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Quantum foam

Quantum foam, also referred to as spacetime foam, is a concept in quantum mechanics, devised by John Wheeler in 1955. The foam is a qualitative description of the turbulence that the phenomenon creates at extremely small distances of the order of the Planck length. At such small scales of time and space the uncertainty principle allows particles and energy to briefly come into existence, and then annihilate, without violating conservation laws. As the scale of time and space being discussed shrinks, the energy of the virtual particles increases. Since energy curves spacetime according to Einstein's theory of general relativity, this suggests that at sufficiently small scales the energy of the fluctuations would be large enough to cause significant departures from the smooth spacetime seen at larger scales, giving spacetime a "foamy" character. However, without a theory of quantum gravity it is impossible to be certain what spacetime would look like at these scales, since it is thought that existing theories would no longer give accurate predictions in this domain.

Relation to other theories

Quantum foam is theorized to be created by virtual particles of very high energy. Virtual particles appear in quantum field theory, where they arise briefly and then annihilate during particle interactions, in such a way that they affect the measured outputs of the interaction even though the virtual particles are themselves never directly observed. They can also appear and annihilate briefly in empty space, and these "vacuum fluctuations" affect the properties of the vacuum, giving it a nonzero energy known as vacuum energy, a type of zero-point energy (however, physicists are uncertain about the magnitude of this energy [1]). The Casimir effect can also be understood in terms of the behavior of virtual particles in the empty space between two parallel plates. Ordinarily quantum field theory does not deal with virtual particles of sufficient energy to curve spacetime significantly, so quantum foam is a speculative extension of these concepts which imagines the consequences of such high-energy virtual particles at very short distances and times.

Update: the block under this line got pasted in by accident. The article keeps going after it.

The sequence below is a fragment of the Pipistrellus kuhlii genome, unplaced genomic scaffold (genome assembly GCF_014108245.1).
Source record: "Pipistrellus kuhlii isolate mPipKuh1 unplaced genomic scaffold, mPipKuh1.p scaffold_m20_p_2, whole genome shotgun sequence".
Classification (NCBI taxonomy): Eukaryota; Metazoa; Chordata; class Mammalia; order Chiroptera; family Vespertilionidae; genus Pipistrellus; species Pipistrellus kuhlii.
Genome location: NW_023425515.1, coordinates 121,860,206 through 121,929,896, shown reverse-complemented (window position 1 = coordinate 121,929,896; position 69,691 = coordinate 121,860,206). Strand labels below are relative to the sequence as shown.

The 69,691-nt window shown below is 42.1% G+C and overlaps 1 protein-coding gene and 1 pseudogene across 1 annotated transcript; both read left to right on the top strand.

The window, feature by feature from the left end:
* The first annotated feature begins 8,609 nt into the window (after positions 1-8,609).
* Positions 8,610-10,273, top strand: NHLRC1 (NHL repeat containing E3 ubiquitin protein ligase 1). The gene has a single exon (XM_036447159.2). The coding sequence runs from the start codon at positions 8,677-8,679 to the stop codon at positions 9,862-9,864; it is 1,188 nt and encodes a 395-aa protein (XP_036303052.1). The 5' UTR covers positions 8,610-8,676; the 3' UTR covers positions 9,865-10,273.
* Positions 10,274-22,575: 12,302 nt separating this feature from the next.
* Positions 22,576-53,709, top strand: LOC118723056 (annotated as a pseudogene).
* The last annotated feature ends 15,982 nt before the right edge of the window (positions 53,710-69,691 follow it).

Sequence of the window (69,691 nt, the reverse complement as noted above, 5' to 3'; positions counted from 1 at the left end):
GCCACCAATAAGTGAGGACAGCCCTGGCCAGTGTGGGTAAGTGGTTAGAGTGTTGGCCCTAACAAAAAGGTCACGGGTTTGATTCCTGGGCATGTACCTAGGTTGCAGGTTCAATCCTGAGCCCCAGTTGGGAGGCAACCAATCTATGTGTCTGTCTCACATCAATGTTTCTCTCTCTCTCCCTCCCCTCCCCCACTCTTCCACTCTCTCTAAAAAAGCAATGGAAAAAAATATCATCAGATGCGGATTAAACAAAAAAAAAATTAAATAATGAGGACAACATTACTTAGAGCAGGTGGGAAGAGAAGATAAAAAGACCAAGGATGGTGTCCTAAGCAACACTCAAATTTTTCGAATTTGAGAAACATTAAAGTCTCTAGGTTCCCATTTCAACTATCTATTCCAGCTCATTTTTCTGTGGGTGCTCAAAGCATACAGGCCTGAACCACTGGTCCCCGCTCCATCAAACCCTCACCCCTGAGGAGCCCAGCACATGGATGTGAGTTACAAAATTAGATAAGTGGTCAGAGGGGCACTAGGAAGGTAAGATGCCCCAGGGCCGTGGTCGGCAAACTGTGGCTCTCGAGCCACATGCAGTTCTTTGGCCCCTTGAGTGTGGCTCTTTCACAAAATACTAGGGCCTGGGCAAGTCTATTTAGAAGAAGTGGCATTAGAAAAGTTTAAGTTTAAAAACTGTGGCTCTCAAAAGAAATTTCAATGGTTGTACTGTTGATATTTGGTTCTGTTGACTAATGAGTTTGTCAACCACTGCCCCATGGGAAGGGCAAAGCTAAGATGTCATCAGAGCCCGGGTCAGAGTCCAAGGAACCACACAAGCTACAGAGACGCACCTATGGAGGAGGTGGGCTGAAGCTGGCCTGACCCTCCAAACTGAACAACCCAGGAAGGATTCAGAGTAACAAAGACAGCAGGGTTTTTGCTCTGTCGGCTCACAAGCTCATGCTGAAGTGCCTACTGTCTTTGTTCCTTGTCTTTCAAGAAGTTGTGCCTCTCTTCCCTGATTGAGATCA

The "foamy" spacetime would look like a complex turbulent storm-tossed sea. Some physicists theorize the formation of wormholes therein; speculation arising from this includes the possibility of hyperspatial links to other universes.

Reginald Cahill has developed a theory called Process physics, which describes space as a quantum foam system in which gravity is an inhomogeneous flow of the quantum foam into matter. Cahill's version of the quantum foam would have a specific rest frame, analogous to a physical fluid or the outdated idea of the luminiferous aether, so it would lead to a revival of the notion of absolute space which had been eliminated by special relativity; this implication is specific to Cahill's theory, as most other physicists who discuss the "quantum foam" concept do not imagine it would have a preferred frame.

See also

  • Dirac sea
  • Hawking radiation
  • Hyperspace theory
  • Planck time
  • "Rolling ball" topology
  • Vacuum energy
  • Wormhole
  • Invariance mechanics


  • John Archibald Wheeler with Kenneth Ford. Geons, Black Holes, and Quantum Foam. 1995 ISBN 0-393-04642-7.
  • Reginald T. Cahill. Gravity as Quantum Foam In-Flow. June 2003.
This article is licensed under the GNU Free Documentation License. It uses material from the Wikipedia article "Quantum_foam". A list of authors is available in Wikipedia.
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